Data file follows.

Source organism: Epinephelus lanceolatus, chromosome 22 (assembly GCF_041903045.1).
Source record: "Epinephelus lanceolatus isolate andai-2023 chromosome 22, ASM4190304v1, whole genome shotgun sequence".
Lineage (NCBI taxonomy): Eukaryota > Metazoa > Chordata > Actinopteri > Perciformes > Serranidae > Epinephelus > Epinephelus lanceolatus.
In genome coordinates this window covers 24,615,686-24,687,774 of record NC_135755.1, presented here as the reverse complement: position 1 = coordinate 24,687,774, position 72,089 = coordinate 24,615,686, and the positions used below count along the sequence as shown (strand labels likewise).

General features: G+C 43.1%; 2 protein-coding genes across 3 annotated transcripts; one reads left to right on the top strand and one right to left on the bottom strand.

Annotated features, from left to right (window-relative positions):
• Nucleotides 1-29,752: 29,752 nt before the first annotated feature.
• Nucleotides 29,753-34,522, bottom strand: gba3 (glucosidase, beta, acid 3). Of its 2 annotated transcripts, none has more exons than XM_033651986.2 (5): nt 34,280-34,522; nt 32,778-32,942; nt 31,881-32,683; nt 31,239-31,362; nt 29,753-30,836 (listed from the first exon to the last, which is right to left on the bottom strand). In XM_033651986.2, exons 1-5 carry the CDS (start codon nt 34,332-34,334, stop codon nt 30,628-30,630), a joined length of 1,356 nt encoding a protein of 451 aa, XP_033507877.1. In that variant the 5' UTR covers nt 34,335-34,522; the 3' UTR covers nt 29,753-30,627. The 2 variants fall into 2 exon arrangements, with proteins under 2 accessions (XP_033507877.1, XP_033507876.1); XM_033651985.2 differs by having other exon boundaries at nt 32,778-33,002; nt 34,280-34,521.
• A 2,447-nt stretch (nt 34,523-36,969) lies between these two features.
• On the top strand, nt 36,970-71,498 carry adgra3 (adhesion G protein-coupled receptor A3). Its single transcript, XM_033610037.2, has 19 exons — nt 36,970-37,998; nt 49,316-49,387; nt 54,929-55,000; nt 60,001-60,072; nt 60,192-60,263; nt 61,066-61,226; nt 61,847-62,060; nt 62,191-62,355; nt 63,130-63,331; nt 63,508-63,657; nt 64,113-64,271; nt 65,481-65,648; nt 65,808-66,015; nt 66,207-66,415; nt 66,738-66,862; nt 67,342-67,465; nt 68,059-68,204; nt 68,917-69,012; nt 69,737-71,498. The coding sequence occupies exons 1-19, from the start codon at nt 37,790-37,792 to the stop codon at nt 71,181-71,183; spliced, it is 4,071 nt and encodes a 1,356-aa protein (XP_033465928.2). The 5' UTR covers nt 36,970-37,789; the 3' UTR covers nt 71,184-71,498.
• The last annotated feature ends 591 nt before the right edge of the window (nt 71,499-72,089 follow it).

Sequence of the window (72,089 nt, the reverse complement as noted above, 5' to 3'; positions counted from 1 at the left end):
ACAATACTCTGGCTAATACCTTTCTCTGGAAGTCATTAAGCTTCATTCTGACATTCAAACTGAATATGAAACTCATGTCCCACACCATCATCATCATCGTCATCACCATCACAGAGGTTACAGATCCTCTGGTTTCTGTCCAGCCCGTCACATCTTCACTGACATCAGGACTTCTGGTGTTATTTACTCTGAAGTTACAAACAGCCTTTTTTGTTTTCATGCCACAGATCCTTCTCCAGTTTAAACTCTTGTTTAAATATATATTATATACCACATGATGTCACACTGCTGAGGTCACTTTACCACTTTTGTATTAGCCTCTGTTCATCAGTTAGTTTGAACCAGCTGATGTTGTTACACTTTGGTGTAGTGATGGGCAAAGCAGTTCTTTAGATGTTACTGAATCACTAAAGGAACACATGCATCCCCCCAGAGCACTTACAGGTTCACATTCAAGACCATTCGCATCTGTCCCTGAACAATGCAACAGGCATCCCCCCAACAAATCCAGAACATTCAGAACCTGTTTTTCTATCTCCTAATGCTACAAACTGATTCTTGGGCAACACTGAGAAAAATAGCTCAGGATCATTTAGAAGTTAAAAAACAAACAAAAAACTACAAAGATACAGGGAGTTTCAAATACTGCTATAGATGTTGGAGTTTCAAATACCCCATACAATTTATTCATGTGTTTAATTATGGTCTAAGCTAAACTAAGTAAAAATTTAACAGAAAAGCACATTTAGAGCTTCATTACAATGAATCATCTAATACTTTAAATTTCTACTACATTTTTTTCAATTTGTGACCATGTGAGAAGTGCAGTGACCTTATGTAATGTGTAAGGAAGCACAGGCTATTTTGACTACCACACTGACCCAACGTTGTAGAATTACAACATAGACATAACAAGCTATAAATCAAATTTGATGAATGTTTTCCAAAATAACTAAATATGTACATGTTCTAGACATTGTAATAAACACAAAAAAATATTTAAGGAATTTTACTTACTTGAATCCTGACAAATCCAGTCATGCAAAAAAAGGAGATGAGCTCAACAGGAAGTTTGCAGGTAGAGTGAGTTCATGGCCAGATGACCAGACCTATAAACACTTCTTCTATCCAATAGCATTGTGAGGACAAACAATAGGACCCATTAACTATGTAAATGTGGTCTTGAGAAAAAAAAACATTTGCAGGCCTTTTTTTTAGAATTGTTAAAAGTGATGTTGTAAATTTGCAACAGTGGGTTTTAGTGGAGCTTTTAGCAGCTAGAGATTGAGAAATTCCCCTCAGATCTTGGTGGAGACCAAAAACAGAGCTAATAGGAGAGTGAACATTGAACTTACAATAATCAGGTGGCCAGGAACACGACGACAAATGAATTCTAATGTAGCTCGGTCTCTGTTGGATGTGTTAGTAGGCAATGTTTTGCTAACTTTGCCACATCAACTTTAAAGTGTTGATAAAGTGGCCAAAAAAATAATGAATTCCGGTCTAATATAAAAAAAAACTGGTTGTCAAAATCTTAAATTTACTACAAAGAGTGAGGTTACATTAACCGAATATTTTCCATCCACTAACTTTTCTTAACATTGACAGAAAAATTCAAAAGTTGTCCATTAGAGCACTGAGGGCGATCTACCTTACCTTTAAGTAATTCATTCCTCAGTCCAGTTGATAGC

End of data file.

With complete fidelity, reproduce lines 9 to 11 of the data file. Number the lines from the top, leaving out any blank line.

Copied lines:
• A 2,447-nt stretch (nt 34,523-36,969) lies between these two features.
• On the top strand, nt 36,970-71,498 carry adgra3 (adhesion G protein-coupled receptor A3). Its single transcript, XM_033610037.2, has 19 exons — nt 36,970-37,998; nt 49,316-49,387; nt 54,929-55,000; nt 60,001-60,072; nt 60,192-60,263; nt 61,066-61,226; nt 61,847-62,060; nt 62,191-62,355; nt 63,130-63,331; nt 63,508-63,657; nt 64,113-64,271; nt 65,481-65,648; nt 65,808-66,015; nt 66,207-66,415; nt 66,738-66,862; nt 67,342-67,465; nt 68,059-68,204; nt 68,917-69,012; nt 69,737-71,498. The coding sequence occupies exons 1-19, from the start codon at nt 37,790-37,792 to the stop codon at nt 71,181-71,183; spliced, it is 4,071 nt and encodes a 1,356-aa protein (XP_033465928.2). The 5' UTR covers nt 36,970-37,789; the 3' UTR covers nt 71,184-71,498.
• The last annotated feature ends 591 nt before the right edge of the window (nt 71,499-72,089 follow it).